“There is a lot you can do in this category to earn PDUs. You could be authoring or co-authoring articles, books or newsletters, present a webinar or podcast, or create and present a project management course. Each will earn you PDUs. The rule is that every hour spent in preparing and delivering these activities is equal to one PDU. The PDUs claimed in this category count toward the 45 PDU maximum for categories D, E and F.” – Cornelius Fichtner, “12 Easy Ways to Earn PDUs“, How to Manage a Camel, 28 May 2012
Whether you want to put the title “PMP” after your name or name, Mr Fichtner is on to something all project managers should take note of. Reviewing a book about project management allows a practitioner or PPM student the chance to, quoting Cornelius, create new knowledge. What a neat responsibility you have then, as we encourage you today to take a look at the following books that we first made available for review in November.
If you’re interested in giving it a go – leave a comment letting us know exactly which book you’re interested in – when you write it in, you’ll create a way for us to get back in touch with you visible only to us, and no one else (save for you self-promoters out there that want a Twitter follow ).
Typically, we allow you three months to read and review the book – in return, we’ll need a 500 word (about a side of A4) review from you. It could end up on a lot of our different forums – here at the Camel, in our monthly newsletter, and most definitely in our revamped Project Management Bookstore, where all book reviews we’ve culled from the last five years for reviewers both internal and external live on. Take a look at some of those previous book reviews to get a feel for what we’ve done and what we might be looking for from you.
Continue your professional development this year: review a book for Arras People Media!
Designing your Project and Programme Management (PPM) Centre of Excellence (COE): A Strategic Guide, David E. Marsh & David A. Wilkin (MMP)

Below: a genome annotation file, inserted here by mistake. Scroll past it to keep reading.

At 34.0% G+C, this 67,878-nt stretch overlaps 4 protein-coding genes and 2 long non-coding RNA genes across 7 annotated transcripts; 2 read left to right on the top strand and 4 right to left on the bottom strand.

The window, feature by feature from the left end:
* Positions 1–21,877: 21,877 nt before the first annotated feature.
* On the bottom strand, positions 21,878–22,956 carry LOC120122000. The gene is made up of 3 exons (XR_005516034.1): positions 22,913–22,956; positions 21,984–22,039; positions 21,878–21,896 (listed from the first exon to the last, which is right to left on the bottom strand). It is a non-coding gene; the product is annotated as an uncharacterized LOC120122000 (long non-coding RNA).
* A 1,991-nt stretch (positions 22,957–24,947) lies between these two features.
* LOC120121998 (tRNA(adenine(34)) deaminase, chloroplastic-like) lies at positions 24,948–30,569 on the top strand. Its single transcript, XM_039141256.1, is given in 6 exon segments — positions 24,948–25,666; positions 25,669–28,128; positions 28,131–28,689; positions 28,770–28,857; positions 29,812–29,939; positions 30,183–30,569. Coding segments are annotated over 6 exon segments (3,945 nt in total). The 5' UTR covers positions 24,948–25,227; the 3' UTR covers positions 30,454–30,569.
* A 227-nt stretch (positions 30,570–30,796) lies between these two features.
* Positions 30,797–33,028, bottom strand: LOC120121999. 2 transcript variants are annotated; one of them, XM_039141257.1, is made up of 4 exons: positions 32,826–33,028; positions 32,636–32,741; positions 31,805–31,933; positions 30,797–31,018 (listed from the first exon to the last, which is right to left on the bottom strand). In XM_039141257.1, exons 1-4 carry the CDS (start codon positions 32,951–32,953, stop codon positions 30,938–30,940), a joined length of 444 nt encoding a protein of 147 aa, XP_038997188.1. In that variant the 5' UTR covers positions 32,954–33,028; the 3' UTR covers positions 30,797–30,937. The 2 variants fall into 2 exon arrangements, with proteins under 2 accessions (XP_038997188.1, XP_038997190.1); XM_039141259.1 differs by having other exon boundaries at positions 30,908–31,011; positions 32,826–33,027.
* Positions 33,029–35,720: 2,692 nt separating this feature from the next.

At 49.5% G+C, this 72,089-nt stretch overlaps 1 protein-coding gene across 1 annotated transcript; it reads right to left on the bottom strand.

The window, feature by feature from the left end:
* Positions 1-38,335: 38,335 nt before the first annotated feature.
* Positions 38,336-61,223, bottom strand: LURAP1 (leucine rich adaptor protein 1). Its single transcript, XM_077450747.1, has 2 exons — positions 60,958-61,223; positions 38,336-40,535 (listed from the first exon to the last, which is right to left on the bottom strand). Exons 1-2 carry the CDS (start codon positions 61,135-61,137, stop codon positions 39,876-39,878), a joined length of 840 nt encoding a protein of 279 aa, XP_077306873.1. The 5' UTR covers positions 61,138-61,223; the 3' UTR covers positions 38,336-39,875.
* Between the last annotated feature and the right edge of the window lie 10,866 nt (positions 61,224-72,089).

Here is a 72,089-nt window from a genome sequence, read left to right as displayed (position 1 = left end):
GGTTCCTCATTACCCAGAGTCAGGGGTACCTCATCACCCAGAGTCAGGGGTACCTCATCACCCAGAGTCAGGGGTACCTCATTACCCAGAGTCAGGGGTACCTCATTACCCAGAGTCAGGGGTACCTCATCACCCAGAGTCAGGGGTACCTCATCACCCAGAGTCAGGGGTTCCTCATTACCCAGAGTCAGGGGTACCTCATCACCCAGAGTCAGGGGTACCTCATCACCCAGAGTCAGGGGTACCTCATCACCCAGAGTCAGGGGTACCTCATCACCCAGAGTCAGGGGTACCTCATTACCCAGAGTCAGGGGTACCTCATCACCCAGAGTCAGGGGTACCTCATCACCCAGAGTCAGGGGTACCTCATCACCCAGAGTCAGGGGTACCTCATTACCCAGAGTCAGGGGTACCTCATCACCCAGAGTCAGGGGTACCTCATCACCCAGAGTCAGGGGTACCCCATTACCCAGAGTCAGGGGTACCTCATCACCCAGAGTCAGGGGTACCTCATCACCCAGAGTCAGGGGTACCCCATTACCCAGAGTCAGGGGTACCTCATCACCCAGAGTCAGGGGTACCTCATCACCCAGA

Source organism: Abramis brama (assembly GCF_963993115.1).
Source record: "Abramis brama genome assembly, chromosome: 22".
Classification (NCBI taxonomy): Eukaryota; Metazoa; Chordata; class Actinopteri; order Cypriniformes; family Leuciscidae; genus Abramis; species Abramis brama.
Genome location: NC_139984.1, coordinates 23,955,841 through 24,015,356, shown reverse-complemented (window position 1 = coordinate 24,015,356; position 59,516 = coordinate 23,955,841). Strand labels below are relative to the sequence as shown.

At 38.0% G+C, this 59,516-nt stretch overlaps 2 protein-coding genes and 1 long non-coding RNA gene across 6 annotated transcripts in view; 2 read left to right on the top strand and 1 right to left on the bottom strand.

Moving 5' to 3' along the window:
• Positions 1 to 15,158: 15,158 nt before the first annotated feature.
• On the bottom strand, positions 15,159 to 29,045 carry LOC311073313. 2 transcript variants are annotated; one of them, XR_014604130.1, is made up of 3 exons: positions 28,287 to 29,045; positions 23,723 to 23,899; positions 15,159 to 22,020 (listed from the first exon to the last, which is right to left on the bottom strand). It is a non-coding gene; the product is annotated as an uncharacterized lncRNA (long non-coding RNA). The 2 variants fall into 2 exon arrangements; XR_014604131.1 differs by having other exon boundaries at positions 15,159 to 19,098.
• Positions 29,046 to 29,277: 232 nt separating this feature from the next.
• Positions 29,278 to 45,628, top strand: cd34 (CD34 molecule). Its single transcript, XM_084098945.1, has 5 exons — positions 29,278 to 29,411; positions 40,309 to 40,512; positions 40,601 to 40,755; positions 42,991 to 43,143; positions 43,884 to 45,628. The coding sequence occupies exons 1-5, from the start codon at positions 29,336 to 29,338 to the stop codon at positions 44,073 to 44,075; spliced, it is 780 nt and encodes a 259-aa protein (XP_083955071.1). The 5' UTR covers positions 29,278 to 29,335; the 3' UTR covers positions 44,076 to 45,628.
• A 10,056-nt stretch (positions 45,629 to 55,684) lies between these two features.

Our own Lindsay Scott checked out this book after attending a 2006 PPM CoE conference featuring both Marsh & Wilkin. You can read that post here, and learn more about Marsh & Wilkin here. Their MMP Consulting firm “have assist(ed) organisations to gain the most from Programme and Project Management and especially the establishment and operation of Programme and Project Support Offices and their supporting infrastructure”.
Managing Project Supply Chains, Ron Basu (Gower)
FROM THE BACK COVER: “The success of any project relies on the punctual, accurate and cost-effective delivery of materials, systems and facilities. Typically, a major project involves several stakeholders working together with controlled resources to deliver a completed project. It has many suppliers, contractors and customers; it has procurement and supply, demand planning and scheduling; it often lasts several years and has long lead times. Managing Project Supply Chains demonstrates how customised supply chain management can be applied to project management, ensuring project resources are delivered as required, reducing delays and costs and promoting a successful outcome.”
Another title from Gower’s “Advances in Project Management” Series.
Making Sense of Project Realities, Charles Smith (GOWER)
FROM GOWER WEBSITE: “…a highly readable, very credible and imaginative exploration of the nature of projects and programmes that will strike a chord with every project practitioner; a book that offers a realistic set of ideas for developing creative and effective project players, who understand the purpose of what they are doing, the context within which they are working, and the people with whom they need to engage…
“Several MBA Courses use this book and the tutor feedback is encouragingly positive, including: ‘can be used from day one to change the mindset of the students concerning projects and their management.'”
Managing Quality in Projects, Ron Basu (GOWER)
WHAT THOSE IN THE KNOW ARE SAYING: “This book offers a practical solution to the problem caused by quality failures. The practical lessons can help those involved in project management to avoid many of the pitfalls and save money and avoid reputational damage.” – A. Ghobadian, Professor of Business Strategy, Henley Business School, UK
“This book provides a complete analysis of project excellence and a unique means of measuring it.” – Daniel Keeling, Head of Quality, Crossrail, UK
Project Ethics, Haukur Ingi Jonasson and Helgi Thor Ingasson (GOWER)
FROM THE GOWER WEBSITE: “Project Ethics opens with an investigation of the critical success factors in project management. It then illustrates how situations can arise within projects where values can compete, and looks at how ethical theories on virtue, utility, duty and rights can be used as competence eye-openers to evaluate projects. The reader is challenged to think of their project management experiences where questions of competing values surfaced, and mirror them in short vignettes taken from real practice from all round the globe. Finally, a new method is introduced, based on classical ethical theory, which can help project owners, project managers, project teams and stakeholders, to identify, estimate and evaluate ethical opportunities and risks in projects.”
Also from Gower’s “Advances in Project Management” Series.